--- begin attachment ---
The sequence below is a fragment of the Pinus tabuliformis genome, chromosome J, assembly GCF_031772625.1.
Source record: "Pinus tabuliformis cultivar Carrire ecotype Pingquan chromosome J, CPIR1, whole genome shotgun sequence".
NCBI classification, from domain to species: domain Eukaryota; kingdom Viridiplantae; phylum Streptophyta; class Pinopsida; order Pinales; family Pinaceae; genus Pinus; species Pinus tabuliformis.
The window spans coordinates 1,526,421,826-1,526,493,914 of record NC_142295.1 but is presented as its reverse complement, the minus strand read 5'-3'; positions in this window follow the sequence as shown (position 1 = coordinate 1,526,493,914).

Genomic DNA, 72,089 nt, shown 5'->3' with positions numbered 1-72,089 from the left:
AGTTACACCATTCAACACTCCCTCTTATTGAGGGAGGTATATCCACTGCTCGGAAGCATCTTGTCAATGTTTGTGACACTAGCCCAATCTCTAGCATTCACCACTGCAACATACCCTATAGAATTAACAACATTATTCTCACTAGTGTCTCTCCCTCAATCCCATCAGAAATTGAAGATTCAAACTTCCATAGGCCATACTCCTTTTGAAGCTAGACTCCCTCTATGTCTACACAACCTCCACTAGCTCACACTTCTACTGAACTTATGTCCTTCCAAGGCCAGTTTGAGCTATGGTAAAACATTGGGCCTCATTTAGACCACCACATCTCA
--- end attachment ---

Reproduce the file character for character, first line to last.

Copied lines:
The sequence below is a fragment of the Pinus tabuliformis genome, chromosome J, assembly GCF_031772625.1.
Source record: "Pinus tabuliformis cultivar Carrire ecotype Pingquan chromosome J, CPIR1, whole genome shotgun sequence".
NCBI classification, from domain to species: domain Eukaryota; kingdom Viridiplantae; phylum Streptophyta; class Pinopsida; order Pinales; family Pinaceae; genus Pinus; species Pinus tabuliformis.
The window spans coordinates 1,526,421,826-1,526,493,914 of record NC_142295.1 but is presented as its reverse complement, the minus strand read 5'-3'; positions in this window follow the sequence as shown (position 1 = coordinate 1,526,493,914).

Genomic DNA, 72,089 nt, shown 5'->3' with positions numbered 1-72,089 from the left:
AGTTACACCATTCAACACTCCCTCTTATTGAGGGAGGTATATCCACTGCTCGGAAGCATCTTGTCAATGTTTGTGACACTAGCCCAATCTCTAGCATTCACCACTGCAACATACCCTATAGAATTAACAACATTATTCTCACTAGTGTCTCTCCCTCAATCCCATCAGAAATTGAAGATTCAAACTTCCATAGGCCATACTCCTTTTGAAGCTAGACTCCCTCTATGTCTACACAACCTCCACTAGCTCACACTTCTACTGAACTTATGTCCTTCCAAGGCCAGTTTGAGCTATGGTAAAACATTGGGCCTCATTTAGACCACCACATCTCA